A statement issued last month by Finance Minister Morsy Hegazy said Egypt incurs losses of about LE100 million per day due to labor strikes and political unrest.
One private-sector company with a number of factories blames industrial action for its problems, and last month its owner took drastic measures to make his point heard.
Farag Amer, chairman of the Faragello Food Industries Company board of directors, wrote a widely circulated statement in late February accusing President Mohamed Morsy’s regime of failing to respond to what he called “blackmail and the moral deviance” of workers, who launched “unwarranted strikes in contravention to the provisions of law.”
On 20 February, Amer imposed a lockout, and shut down his factories across the country following industrial action by workers in Alexandria.
The Faragello administrative board ordered the sacking of 27 striking workers, including 17 union leaders, according to workers and independent union organizers.
A senior administrator from the Faragello company, who spoke on condition of anonymity, tells Egypt Independent, “We’re back to operations as usual. All our companies and factories across the country have returned to work.
“We had shut down operations for only a few days in light of the illogical demands raised by newly employed workers, calling for unrealistic bonuses and pay raises,” he says, but did not comment on the dismissal of unionists and striking workers from the company.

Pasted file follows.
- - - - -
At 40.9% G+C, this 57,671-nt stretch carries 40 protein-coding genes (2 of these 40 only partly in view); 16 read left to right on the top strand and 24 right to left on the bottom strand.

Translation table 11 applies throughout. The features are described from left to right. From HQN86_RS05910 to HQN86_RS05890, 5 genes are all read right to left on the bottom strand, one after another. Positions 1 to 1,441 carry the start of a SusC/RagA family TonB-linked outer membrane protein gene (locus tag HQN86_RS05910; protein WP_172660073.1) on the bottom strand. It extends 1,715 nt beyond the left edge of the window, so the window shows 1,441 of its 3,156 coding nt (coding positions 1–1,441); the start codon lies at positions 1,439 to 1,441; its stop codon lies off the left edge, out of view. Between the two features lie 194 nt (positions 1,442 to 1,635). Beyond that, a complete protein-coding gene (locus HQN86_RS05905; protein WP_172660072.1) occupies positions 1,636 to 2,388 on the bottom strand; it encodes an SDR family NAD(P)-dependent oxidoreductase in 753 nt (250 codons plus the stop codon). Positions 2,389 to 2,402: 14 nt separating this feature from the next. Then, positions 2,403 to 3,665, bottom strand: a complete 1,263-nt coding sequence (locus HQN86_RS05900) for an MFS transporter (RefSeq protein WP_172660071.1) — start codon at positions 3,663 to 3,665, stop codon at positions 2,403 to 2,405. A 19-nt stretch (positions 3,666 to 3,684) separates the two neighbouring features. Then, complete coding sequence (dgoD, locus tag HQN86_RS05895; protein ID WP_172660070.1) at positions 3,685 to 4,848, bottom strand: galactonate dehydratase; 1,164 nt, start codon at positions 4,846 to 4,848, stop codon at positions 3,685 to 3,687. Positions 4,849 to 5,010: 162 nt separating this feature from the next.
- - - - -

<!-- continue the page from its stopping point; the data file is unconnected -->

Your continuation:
But Zakariya says political as well as financial factors motivated the temporary closure. While it’s not clear what the company owners’ affiliations are, they appear to be seeking Morsy’s intervention in dealing with striking workers and independent unionism in their company.
“Faragello’s administration is involved in a game of political maneuvers with the new regime ... playing its political pressure cards with the regime, because they want to eliminate strikes and independent labor unions,” he claims.
The Faragello administrator went on to say, “We demand security and stability for our industries, and for the country as a whole.”
However, he adds, the company may deal with problems such as lack of diesel and fuel to power the factories in the future.
Egypt’s diesel crisis has extended far beyond affecting drivers and causing winding traffic jams around gas stations. It is now halting work at some factories, disrupting transportation of school buses and, more critically, failing to meet the needs of power plants as the heavy energy-consuming summer months approach.